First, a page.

Rush follows the story of James Hunt (Hemsworth) and Niki Lauda (Bruhl). Hunt is the party guy; a loose carefree personality who loves the booze, sex and drugs that he gets from being a part of the sport. Lauda is the cold, calculating jerk who essentially bought his way into the sport. However, Lauda knows his way around making a car and essentially adds his way up into being a race car legend. The two start out as F3 racers but both manage to join the F1 lineup after a fateful encounter at an F3 race. Soon, the two drivers will become consumed by their rivalry; Lauda and Hunt will stop at nothing to best the other person. However, this is a story of how the men came to respect each other through fateful accidents, competition and a love of the sport.
No movie is without flaws. Rush has a few minor ones. It feels slightly condensed. At times it seems like Howard is trying to pace the movie a bit too fast. With an extra ten or fifteen minutes of high quality scenes, Rush might just be perfect. However, that remains a flaw. And the film gets a little scattered between all the race scenes in its second act. And that's just about it. Other than that, Ron Howard has made a thrilling, offbeat, fantastic film that's destined to be around come awards season. It mixes spectacular film-making, purely interesting storytelling with fantastic pacing and entertainment value for an all around spectacular theater experience.
Chris Hemsworth proves that he can act with this role. His James Hunt is incredibly charismatic and funny, but there's also a dark side to him that you can visibly see. He's scared for his life every time he gets in a car and that's why he vomits before every race. That's why he obsessively clicks his lighter. Hunt is a daredevil who is scared of what he does. Daniel Bruhl also brings a multi-dimensional performance to the table. He wants to be the cold, calculating racing mastermind, but he's also human. And that is all shown during one scene with his wife. All of these character traits are made possible by the incredible script written by Peter Morgan and the performances of Hunt and Bruhl. You probably won't notice this instantly in the theater, but you certainly will once you start discussing the film. It's very interesting to delve underneath the surface of this, because it is certainly more than just a sports drama, which on the outside, is what it may seem to be.
And yet it is a sports drama. As much as Rush is a character study of two men driven to insane measures by a competitive spirit and by each other, it's also a really entertaining race car drama. Rush is entertaining to start to finish. It's a compelling and interesting, while at the same time is something that I could watch at any time. That's rare for a sports drama. The only ones that I think of on the same level of Rush are Moneyball and Hoosiers. Rush also works as a thrilling action movie. It's packed with thrills from beginning to end, and while I wasn't on the edge of my seat during the quiet scenes, I certainly was during the racing ones. The first race scene is quite spectacular actually. It throws you off guard immediately. The engines roar through the theater. The rubble burns. And I instantly knew that this was going to be one of the best movies of the year.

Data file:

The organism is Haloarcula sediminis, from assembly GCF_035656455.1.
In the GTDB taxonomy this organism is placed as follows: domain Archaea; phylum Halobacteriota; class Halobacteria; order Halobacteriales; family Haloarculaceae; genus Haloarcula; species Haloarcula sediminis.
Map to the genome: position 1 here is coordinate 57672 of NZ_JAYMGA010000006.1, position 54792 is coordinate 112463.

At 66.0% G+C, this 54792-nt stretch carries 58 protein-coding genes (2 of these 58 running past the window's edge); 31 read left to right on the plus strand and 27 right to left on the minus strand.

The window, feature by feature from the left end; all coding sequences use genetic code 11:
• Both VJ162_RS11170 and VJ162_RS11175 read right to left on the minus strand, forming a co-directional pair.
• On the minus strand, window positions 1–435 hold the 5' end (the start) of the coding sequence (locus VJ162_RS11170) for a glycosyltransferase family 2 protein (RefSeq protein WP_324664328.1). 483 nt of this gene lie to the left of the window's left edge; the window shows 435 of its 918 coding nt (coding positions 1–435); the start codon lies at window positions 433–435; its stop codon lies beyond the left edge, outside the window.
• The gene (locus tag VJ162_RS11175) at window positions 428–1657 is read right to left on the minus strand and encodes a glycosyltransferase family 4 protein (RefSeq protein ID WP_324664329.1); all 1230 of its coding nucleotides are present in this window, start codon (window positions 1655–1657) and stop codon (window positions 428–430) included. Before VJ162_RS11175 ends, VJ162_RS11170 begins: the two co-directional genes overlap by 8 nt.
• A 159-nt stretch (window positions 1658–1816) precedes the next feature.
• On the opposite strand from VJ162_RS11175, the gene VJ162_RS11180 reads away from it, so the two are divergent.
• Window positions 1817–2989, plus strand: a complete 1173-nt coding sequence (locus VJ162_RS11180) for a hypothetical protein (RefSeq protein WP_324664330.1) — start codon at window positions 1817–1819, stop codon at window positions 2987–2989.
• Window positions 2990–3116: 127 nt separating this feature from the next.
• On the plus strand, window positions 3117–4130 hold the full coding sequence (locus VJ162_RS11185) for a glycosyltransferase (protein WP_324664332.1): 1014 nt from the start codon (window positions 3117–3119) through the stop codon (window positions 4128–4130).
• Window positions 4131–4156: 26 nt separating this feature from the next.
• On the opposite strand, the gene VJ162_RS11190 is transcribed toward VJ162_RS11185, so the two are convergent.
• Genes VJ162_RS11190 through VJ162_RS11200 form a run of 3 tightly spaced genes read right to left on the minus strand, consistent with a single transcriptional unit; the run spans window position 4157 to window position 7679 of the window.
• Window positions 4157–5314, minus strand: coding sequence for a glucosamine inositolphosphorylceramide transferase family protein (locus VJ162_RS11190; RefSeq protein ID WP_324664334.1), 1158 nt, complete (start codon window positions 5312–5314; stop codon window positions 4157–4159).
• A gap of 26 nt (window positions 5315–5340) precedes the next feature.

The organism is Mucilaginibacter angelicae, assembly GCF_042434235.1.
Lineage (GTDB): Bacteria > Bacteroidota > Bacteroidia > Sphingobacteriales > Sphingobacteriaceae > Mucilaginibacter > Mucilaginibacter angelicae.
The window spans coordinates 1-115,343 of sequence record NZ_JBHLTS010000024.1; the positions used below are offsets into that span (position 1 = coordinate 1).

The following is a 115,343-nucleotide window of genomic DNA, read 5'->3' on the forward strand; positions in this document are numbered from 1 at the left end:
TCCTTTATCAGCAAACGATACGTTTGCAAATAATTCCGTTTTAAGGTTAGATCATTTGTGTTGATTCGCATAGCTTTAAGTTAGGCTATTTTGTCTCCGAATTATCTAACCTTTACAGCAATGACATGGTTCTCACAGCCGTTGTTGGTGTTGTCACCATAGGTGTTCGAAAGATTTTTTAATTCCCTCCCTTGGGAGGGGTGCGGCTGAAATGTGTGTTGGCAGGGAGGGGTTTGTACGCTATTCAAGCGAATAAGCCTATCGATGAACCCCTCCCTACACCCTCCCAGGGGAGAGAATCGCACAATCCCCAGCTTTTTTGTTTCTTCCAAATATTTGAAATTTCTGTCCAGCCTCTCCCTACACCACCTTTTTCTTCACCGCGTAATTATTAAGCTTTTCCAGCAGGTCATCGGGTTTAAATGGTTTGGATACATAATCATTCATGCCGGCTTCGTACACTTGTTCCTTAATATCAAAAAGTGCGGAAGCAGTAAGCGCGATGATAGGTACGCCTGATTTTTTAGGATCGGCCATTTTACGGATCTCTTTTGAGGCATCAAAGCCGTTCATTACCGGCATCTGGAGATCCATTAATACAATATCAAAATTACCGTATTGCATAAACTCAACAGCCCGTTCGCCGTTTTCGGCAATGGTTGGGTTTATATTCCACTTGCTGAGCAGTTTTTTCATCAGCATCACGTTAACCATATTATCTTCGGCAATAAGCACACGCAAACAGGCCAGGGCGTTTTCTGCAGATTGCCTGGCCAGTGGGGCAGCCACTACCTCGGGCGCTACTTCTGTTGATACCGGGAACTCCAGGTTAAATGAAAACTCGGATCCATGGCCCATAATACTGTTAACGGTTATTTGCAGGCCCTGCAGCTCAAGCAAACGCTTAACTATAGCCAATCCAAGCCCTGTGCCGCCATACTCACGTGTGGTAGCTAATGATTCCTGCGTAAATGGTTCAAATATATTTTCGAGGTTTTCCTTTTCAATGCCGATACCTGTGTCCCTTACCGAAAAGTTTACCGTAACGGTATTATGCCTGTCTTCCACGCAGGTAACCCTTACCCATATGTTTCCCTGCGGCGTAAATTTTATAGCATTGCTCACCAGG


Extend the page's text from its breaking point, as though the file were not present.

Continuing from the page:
In a lot of ways for me, Rush represents the kind of movie that we just don't see enough of these days. It's that kind of compelling action drama that delves into characters and into people, but is also thrillingly entertaining. Howard has done it twice before in different genres with A Beautiful Mind and Apollo 13, and he does it again with Rush. It's a movie that instantly belongs in the same category as those films, because it's got everything at the highest level technically and dramatically.
Rush is a movie of the highest caliber in every way. It's a different kind of sports movie, it's spectacular entertainment, it's thrilling and well-written drama and it has edge of your seat action. So why did it make $10 million this weekend? With Rush, I see everything wrong with the American cinematic landscape. People don't think they want to see a movie about F1 and so they go see garbage like Cloudy with a Chance of Meatballs 2. My hope is that through people like me, you will go out to see Rush. But I doubt it. It's a sad tragedy, because I know that twenty years ago, this film would have been a major hit. I've got nothing against blockbuster movies, because a lot of them are tons of fun and actually quite good. It just saddens me to see a film so great be so neglected.
In the end, Rush is the first must see movie of the fall. It's got everything that you could possibly desire. No heroes, no villains, and a spectacular focus on its two main characters. Most of the other characters actually don't get much screentime. It is rated R for four scenes involving nudity and sex, some truly disturbing medical images, brief drug use and some language peppered throughout. It's fine for most mature teenagers, but don't think that this is a feel-good, bring the kids sports drama. Because it's not. It's compelling drama that amounts to an instant classic, but it's not for children.
I beg of you all, go see Rush, simply because I know that you will love it. It's spectacularly shot, ridiculously entertaining and is an interesting portrait of two men driven to insane measures to win. It's an action drama of the highest caliber. A true adrenaline rush.
THE FINAL GRADE: A+ (10/10)